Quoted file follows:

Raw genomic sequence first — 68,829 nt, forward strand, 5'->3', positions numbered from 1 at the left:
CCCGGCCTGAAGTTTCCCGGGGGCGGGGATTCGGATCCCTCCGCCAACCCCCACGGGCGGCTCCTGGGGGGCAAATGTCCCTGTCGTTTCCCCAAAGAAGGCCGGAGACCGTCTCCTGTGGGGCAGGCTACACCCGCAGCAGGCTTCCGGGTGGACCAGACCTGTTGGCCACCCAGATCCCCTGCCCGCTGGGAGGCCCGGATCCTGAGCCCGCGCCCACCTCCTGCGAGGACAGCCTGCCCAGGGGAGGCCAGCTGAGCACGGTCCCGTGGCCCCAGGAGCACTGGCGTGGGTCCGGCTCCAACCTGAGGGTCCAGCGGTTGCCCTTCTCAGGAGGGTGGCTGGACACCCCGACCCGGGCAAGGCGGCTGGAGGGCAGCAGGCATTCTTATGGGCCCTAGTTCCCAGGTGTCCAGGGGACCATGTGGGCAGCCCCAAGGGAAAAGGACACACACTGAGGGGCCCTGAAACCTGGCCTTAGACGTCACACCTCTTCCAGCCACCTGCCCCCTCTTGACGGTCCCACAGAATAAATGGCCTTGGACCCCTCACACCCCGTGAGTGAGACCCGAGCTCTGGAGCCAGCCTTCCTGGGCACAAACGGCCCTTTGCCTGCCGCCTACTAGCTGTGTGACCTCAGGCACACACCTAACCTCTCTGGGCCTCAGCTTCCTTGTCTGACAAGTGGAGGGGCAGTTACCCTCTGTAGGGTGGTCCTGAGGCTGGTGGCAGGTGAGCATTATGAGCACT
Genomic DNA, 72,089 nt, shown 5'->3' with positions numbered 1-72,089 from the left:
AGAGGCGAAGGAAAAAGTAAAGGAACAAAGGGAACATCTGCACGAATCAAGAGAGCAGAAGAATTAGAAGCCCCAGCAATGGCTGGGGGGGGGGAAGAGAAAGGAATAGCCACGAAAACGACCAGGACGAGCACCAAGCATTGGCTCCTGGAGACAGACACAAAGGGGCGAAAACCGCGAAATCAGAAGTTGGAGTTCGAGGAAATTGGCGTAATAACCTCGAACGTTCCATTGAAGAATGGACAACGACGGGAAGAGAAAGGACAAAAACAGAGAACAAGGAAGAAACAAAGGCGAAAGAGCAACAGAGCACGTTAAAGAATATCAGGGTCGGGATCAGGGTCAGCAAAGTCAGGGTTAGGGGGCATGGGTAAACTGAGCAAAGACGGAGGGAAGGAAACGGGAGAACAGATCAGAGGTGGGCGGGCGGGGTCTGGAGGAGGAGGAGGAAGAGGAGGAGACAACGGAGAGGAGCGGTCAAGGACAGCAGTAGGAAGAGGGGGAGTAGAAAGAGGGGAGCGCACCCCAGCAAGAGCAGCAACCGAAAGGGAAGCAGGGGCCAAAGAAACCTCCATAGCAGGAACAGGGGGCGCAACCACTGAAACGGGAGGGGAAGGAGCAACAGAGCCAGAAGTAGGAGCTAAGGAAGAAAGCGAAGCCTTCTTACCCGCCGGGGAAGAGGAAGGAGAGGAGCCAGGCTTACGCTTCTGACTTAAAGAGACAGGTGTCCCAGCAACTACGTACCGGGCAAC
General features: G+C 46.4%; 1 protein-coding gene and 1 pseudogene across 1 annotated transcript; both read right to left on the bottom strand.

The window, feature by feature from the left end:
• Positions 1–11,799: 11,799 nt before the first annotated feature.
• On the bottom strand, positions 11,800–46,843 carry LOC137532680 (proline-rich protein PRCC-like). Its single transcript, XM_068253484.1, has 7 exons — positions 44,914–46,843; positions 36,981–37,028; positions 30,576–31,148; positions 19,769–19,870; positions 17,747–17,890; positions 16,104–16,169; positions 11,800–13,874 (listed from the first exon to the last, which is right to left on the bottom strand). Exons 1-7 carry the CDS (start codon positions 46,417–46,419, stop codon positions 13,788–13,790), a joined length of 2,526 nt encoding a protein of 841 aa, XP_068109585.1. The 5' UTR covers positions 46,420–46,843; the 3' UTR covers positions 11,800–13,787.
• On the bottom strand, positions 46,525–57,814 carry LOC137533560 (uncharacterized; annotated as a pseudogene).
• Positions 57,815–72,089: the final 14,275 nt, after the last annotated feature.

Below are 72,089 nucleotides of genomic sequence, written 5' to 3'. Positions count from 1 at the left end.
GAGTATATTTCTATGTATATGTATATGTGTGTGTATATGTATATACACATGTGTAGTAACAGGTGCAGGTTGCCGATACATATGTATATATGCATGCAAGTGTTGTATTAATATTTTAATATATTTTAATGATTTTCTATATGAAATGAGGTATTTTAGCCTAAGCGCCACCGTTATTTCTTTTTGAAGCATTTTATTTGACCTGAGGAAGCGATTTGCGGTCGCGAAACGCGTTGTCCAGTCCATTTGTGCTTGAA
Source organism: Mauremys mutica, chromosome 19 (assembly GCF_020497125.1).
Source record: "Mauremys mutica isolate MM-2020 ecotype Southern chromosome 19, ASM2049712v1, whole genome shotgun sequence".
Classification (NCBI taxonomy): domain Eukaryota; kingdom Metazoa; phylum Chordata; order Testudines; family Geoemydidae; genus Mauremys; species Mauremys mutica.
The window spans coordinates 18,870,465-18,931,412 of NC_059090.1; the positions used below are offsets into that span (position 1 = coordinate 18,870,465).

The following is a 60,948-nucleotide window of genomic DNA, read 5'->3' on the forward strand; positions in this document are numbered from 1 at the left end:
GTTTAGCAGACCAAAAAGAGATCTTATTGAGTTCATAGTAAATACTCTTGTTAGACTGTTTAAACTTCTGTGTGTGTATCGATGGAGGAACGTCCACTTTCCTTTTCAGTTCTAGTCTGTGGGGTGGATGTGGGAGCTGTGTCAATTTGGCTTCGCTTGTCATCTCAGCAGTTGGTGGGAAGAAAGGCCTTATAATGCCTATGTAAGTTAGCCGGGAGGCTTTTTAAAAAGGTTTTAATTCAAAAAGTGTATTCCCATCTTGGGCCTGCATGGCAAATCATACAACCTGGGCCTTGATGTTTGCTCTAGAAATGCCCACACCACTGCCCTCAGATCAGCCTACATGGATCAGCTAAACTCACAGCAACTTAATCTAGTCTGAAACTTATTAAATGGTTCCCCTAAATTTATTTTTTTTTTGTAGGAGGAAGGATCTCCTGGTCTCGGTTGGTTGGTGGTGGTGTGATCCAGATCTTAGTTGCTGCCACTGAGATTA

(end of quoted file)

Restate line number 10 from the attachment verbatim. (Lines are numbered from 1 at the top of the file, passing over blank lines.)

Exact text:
• Positions 57,815–72,089: the final 14,275 nt, after the last annotated feature.